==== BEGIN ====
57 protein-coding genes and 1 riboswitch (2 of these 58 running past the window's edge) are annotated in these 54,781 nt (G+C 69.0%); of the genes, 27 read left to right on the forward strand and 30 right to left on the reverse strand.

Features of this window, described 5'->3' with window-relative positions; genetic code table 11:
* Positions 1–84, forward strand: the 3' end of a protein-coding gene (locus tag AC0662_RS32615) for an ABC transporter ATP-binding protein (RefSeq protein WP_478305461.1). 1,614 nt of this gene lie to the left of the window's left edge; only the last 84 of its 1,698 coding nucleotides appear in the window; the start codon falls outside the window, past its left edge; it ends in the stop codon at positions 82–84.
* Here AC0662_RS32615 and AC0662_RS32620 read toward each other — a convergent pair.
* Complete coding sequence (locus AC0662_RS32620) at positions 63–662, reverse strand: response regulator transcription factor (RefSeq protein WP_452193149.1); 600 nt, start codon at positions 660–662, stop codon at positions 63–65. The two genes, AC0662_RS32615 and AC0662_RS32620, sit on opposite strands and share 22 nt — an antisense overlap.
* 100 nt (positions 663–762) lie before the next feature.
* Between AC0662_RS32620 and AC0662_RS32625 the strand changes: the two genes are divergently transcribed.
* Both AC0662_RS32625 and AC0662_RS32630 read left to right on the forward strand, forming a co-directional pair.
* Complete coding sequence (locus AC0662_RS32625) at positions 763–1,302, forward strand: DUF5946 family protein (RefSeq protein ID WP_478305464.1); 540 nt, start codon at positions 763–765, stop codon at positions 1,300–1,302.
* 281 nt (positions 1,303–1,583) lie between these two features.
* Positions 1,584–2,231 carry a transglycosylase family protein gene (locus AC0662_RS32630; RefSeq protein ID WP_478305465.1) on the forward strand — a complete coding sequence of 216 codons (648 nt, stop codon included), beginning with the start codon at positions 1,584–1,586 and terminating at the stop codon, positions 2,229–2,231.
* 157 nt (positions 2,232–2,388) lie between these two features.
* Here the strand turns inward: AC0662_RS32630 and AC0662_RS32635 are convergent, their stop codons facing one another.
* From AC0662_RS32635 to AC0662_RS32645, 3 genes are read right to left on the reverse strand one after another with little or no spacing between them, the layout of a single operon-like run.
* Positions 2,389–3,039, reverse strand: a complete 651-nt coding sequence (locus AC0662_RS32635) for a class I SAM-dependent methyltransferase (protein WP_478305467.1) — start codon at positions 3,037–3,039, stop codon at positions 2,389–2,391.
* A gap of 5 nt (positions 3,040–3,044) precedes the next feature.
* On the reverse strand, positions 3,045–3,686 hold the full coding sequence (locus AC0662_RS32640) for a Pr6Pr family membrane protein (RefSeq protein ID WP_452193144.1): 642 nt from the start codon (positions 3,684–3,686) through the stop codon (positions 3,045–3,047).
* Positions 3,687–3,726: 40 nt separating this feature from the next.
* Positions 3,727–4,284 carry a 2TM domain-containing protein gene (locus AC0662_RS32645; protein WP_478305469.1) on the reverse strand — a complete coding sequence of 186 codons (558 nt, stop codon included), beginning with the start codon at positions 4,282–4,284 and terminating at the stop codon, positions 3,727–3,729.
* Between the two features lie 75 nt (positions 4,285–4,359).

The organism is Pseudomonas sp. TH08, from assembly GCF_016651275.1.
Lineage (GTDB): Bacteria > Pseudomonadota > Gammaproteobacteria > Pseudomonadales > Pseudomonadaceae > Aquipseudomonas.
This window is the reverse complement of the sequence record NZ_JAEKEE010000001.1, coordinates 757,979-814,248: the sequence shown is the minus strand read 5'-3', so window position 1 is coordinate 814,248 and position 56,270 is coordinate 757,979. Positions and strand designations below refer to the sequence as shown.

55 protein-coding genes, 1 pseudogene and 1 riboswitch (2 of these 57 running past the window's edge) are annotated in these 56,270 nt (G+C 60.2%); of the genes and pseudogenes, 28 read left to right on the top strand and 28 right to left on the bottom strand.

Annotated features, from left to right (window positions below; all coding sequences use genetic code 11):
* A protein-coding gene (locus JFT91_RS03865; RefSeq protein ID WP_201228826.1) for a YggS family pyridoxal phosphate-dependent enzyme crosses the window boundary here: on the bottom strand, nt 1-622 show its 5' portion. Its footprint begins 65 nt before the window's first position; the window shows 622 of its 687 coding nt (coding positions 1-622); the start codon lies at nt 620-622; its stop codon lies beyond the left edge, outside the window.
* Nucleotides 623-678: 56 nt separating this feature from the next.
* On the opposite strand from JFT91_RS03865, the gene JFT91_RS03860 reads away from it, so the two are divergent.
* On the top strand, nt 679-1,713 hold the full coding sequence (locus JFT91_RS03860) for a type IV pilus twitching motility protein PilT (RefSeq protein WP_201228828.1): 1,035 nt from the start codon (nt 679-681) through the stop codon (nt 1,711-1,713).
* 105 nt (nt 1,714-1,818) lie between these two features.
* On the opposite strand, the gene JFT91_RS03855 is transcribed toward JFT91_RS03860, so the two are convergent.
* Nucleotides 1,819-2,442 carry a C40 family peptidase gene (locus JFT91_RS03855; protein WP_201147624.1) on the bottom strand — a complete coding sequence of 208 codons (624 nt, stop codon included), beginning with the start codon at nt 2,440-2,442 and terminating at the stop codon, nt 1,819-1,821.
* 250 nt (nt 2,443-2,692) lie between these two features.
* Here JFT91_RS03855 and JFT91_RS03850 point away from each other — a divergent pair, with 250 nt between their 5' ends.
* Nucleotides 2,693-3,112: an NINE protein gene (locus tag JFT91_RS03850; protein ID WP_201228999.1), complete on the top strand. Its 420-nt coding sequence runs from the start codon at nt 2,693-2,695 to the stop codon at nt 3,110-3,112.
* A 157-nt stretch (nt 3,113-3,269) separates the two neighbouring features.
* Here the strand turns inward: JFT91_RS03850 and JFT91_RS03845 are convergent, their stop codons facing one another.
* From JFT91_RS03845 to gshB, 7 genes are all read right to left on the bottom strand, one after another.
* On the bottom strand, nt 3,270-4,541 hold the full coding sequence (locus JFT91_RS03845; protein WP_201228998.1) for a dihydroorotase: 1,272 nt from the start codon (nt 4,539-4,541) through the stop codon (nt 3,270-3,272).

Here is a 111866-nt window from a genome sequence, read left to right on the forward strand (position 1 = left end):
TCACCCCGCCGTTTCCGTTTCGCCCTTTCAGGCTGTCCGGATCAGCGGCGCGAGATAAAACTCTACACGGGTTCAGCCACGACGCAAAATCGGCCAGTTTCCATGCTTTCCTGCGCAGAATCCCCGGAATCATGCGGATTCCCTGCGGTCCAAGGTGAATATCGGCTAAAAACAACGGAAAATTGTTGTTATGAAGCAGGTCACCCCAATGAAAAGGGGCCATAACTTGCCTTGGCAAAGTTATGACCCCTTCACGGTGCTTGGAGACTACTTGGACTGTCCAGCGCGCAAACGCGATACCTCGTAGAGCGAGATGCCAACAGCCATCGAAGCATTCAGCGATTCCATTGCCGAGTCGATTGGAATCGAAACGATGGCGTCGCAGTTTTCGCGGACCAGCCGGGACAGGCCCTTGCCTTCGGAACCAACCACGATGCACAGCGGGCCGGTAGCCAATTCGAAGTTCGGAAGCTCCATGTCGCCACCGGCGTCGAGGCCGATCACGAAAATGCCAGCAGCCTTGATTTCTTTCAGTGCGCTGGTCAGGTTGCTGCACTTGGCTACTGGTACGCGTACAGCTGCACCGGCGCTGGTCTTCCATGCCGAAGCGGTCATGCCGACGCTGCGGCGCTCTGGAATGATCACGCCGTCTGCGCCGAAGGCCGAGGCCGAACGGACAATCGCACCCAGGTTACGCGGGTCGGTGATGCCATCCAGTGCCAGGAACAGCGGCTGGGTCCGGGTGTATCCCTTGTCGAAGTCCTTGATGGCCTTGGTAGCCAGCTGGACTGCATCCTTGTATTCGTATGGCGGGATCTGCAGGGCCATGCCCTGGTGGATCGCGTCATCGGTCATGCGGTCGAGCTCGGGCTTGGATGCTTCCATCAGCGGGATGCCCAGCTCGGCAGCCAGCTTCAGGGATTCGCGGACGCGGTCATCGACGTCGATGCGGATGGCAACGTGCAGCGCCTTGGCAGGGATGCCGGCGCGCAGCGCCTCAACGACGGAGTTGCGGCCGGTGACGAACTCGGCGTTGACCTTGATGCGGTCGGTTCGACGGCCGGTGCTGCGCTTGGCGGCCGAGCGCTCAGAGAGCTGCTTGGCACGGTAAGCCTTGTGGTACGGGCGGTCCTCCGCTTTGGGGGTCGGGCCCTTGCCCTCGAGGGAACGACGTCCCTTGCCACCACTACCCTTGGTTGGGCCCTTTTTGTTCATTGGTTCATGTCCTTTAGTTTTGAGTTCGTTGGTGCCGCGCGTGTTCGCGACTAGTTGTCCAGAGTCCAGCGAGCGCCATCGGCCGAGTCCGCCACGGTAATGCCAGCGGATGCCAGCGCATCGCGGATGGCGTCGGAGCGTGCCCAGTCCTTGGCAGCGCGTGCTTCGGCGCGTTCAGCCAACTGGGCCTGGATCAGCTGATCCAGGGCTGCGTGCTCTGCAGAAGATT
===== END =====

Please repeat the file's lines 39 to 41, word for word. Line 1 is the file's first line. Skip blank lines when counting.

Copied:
* On the bottom strand, nt 3,270-4,541 hold the full coding sequence (locus JFT91_RS03845; protein WP_201228998.1) for a dihydroorotase: 1,272 nt from the start codon (nt 4,539-4,541) through the stop codon (nt 3,270-3,272).

Here is a 111866-nt window from a genome sequence, read left to right on the forward strand (position 1 = left end):
TCACCCCGCCGTTTCCGTTTCGCCCTTTCAGGCTGTCCGGATCAGCGGCGCGAGATAAAACTCTACACGGGTTCAGCCACGACGCAAAATCGGCCAGTTTCCATGCTTTCCTGCGCAGAATCCCCGGAATCATGCGGATTCCCTGCGGTCCAAGGTGAATATCGGCTAAAAACAACGGAAAATTGTTGTTATGAAGCAGGTCACCCCAATGAAAAGGGGCCATAACTTGCCTTGGCAAAGTTATGACCCCTTCACGGTGCTTGGAGACTACTTGGACTGTCCAGCGCGCAAACGCGATACCTCGTAGAGCGAGATGCCAACAGCCATCGAAGCATTCAGCGATTCCATTGCCGAGTCGATTGGAATCGAAACGATGGCGTCGCAGTTTTCGCGGACCAGCCGGGACAGGCCCTTGCCTTCGGAACCAACCACGATGCACAGCGGGCCGGTAGCCAATTCGAAGTTCGGAAGCTCCATGTCGCCACCGGCGTCGAGGCCGATCACGAAAATGCCAGCAGCCTTGATTTCTTTCAGTGCGCTGGTCAGGTTGCTGCACTTGGCTACTGGTACGCGTACAGCTGCACCGGCGCTGGTCTTCCATGCCGAAGCGGTCATGCCGACGCTGCGGCGCTCTGGAATGATCACGCCGTCTGCGCCGAAGGCCGAGGCCGAACGGACAATCGCACCCAGGTTACGCGGGTCGGTGATGCCATCCAGTGCCAGGAACAGCGGCTGGGTCCGGGTGTATCCCTTGTCGAAGTCCTTGATGGCCTTGGTAGCCAGCTGGACTGCATCCTTGTATTCGTATGGCGGGATCTGCAGGGCCATGCCCTGGTGGATCGCGTCATCGGTCATGCGGTCGAGCTCGGGCTTGGATGCTTCCATCAGCGGGATGCCCAGCTCGGCAGCCAGCTTCAGGGATTCGCGGACGCGGTCATCGACGTCGATGCGGATGGCAACGTGCAGCGCCTTGGCAGGGATGCCGGCGCGCAGCGCCTCAACGACGGAGTTGCGGCCGGTGACGAACTCGGCGTTGACCTTGATGCGGTCGGTTCGACGGCCGGTGCTGCGCTTGGCGGCCGAGCGCTCAGAGAGCTGCTTGGCACGGTAAGCCTTGTGGTACGGGCGGTCCTCCGCTTTGGGGGTCGGGCCCTTGCCCTCGAGGGAACGACGTCCCTTGCCACCACTACCCTTGGTTGGGCCCTTTTTGTTCATTGGTTCATGTCCTTTAGTTTTGAGTTCGTTGGTGCCGCGCGTGTTCGCGACTAGTTGTCCAGAGTCCAGCGAGCGCCATCGGCCGAGTCCGCCACGGTAATGCCAGCGGATGCCAGCGCATCGCGGATGGCGTCGGAGCGTGCCCAGTCCTTGGCAGCGCGTGCTTCGGCGCGTTCAGCCAACTGGGCCTGGATCAGCTGATCCAGGGCTGCGTGCTCTGCAGAAGATT